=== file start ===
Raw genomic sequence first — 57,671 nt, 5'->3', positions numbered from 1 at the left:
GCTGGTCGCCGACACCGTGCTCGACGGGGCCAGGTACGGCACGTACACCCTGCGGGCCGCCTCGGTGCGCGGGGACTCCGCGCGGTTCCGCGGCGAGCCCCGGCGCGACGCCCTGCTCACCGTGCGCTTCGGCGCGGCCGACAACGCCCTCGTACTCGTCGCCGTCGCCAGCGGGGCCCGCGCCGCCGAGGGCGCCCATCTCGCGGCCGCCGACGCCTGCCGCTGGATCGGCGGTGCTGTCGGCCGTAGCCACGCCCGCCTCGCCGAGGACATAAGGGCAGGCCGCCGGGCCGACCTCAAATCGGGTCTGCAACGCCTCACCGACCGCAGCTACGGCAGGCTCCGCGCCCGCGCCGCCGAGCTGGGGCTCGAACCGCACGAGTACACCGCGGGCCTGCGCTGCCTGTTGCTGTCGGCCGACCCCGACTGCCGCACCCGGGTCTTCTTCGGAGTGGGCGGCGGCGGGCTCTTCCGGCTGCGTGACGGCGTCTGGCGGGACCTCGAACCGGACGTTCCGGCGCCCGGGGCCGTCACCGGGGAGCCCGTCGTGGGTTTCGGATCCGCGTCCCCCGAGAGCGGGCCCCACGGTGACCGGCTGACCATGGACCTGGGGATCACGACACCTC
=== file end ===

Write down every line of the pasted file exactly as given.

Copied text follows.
Raw genomic sequence first — 57,671 nt, 5'->3', positions numbered from 1 at the left:
GCTGGTCGCCGACACCGTGCTCGACGGGGCCAGGTACGGCACGTACACCCTGCGGGCCGCCTCGGTGCGCGGGGACTCCGCGCGGTTCCGCGGCGAGCCCCGGCGCGACGCCCTGCTCACCGTGCGCTTCGGCGCGGCCGACAACGCCCTCGTACTCGTCGCCGTCGCCAGCGGGGCCCGCGCCGCCGAGGGCGCCCATCTCGCGGCCGCCGACGCCTGCCGCTGGATCGGCGGTGCTGTCGGCCGTAGCCACGCCCGCCTCGCCGAGGACATAAGGGCAGGCCGCCGGGCCGACCTCAAATCGGGTCTGCAACGCCTCACCGACCGCAGCTACGGCAGGCTCCGCGCCCGCGCCGCCGAGCTGGGGCTCGAACCGCACGAGTACACCGCGGGCCTGCGCTGCCTGTTGCTGTCGGCCGACCCCGACTGCCGCACCCGGGTCTTCTTCGGAGTGGGCGGCGGCGGGCTCTTCCGGCTGCGTGACGGCGTCTGGCGGGACCTCGAACCGGACGTTCCGGCGCCCGGGGCCGTCACCGGGGAGCCCGTCGTGGGTTTCGGATCCGCGTCCCCCGAGAGCGGGCCCCACGGTGACCGGCTGACCATGGACCTGGGGATCACGACACCTC